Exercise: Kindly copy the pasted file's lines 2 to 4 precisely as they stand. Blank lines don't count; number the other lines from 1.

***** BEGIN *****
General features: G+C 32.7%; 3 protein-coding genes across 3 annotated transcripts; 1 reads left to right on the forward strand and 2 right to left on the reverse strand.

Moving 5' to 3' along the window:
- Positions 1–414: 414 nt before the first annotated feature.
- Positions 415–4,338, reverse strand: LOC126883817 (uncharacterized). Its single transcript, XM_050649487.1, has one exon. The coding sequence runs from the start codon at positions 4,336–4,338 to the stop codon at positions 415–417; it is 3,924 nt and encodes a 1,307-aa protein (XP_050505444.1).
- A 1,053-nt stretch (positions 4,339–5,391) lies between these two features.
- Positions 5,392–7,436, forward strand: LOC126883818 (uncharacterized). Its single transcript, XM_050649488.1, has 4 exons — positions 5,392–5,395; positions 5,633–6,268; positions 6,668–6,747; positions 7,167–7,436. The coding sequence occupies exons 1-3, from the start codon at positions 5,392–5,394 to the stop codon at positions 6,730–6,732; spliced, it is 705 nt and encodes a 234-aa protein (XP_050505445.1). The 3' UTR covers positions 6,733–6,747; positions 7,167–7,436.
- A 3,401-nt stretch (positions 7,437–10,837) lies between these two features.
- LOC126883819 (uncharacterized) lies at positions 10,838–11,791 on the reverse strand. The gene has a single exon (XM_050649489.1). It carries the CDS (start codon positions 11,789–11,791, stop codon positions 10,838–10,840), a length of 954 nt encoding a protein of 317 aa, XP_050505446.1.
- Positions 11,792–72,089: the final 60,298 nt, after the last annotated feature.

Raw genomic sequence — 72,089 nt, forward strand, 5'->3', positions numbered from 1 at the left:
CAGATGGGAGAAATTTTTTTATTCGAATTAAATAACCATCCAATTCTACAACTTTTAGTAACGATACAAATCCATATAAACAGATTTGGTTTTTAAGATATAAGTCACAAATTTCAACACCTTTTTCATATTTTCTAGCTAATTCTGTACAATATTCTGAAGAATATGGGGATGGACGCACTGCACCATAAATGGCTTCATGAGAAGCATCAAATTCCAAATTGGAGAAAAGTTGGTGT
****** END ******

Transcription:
Moving 5' to 3' along the window:
- Positions 1–414: 414 nt before the first annotated feature.
- Positions 415–4,338, reverse strand: LOC126883817 (uncharacterized). Its single transcript, XM_050649487.1, has one exon. The coding sequence runs from the start codon at positions 4,336–4,338 to the stop codon at positions 415–417; it is 3,924 nt and encodes a 1,307-aa protein (XP_050505444.1).